Furthermore, the conceptualization of notions such as political culture (including religion, previous experience of polity/regime, and psychological attitudes) in Central and Eastern Europe, important precisely because of the book's focus on historical legacies and cultural divisions, should be addressed. Political culture is defined rather broadly, (44) up to merging with a general notion of culture, and is interchangeably referred to as "participatory" or "civic", indicating a problem of conceptual stretching and vagueness. Given the complex nature and broad definition of the concept, the political culture, although considered the main explanatory factor for prospects of regime change, sometimes is analyzed as conditioned by economic, institutional, societal changes or the nature of the regime (authoritarian versus totalitarian).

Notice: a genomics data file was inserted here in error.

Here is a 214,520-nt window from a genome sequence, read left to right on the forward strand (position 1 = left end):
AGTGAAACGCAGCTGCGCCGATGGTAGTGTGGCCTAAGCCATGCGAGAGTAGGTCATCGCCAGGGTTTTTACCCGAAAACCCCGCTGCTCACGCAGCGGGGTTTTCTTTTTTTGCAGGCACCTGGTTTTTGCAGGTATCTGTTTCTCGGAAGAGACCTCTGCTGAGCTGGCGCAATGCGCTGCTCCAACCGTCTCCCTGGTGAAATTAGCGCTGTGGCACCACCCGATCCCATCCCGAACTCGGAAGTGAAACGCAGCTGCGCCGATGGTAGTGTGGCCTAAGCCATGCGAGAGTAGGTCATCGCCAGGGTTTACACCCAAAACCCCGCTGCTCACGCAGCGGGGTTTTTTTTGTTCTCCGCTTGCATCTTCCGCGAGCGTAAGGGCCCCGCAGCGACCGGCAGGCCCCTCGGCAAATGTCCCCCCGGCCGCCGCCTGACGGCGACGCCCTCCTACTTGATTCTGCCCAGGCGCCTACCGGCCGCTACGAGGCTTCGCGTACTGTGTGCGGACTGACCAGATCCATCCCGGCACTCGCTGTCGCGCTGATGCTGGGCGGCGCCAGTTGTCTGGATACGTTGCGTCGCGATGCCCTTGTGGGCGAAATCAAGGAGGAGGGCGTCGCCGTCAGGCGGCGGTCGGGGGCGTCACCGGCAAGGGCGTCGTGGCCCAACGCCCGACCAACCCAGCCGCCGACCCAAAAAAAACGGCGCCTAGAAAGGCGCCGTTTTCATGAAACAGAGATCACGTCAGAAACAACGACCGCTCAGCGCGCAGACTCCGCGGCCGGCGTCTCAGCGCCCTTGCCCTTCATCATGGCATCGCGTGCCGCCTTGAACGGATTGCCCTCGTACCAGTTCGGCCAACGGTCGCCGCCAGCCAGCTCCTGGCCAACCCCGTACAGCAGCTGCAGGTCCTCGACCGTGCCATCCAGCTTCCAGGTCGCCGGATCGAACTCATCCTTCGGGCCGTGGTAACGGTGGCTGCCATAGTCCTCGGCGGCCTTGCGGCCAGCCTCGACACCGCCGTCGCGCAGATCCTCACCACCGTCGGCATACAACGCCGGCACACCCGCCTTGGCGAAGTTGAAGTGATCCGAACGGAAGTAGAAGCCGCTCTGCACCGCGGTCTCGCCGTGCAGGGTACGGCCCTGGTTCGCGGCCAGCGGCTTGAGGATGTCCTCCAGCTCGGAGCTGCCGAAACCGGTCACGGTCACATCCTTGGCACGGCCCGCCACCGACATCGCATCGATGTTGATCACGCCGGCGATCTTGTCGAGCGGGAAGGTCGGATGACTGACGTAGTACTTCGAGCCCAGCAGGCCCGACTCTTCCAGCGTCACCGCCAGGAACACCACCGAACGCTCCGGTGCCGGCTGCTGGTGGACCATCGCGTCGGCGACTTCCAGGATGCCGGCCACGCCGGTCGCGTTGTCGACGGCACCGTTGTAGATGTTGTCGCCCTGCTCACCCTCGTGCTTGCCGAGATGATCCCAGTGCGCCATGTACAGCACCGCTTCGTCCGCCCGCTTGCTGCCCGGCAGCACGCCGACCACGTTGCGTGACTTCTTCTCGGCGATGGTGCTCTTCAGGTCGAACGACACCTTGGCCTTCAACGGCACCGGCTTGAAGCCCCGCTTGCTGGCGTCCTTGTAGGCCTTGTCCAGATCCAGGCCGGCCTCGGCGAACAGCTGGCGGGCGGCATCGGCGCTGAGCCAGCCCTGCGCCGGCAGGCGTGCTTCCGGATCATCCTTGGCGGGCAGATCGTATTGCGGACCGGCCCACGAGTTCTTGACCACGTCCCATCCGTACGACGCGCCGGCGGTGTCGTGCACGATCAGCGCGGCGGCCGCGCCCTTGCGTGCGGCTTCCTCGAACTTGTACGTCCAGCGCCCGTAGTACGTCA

Likewise, the presentation of some constituents of political culture is disputable. For instance, a substantial constituent of the complex notion of political culture is the factor of religion. In the book the overarching concept (Christianity as a whole) is identified with its Western (Roman Catholic and Protestant) branches, whereas the Eastern (Orthodox) branch is seen rather as an alternative to Christianity than apart of it. Although religious division is one of the most fundamental identifiers of political culture and geopolitical orientation of the state (e.g., Samuel Huntigton's "clash of civilizations"), it however stands for either Western or Eastern Christianity but not Europeanness per se. The next dimension for distinguishability between West and East of Europe, namely belonging to an empire, is even more blurred. All monarchies to which Eastern European countries (Belarus, Moldova, Western Ukraine) belonged, such as Polish-Lithuanian and Austro-Hungarian, monarchy, identified themselves with the West and Western Christendom.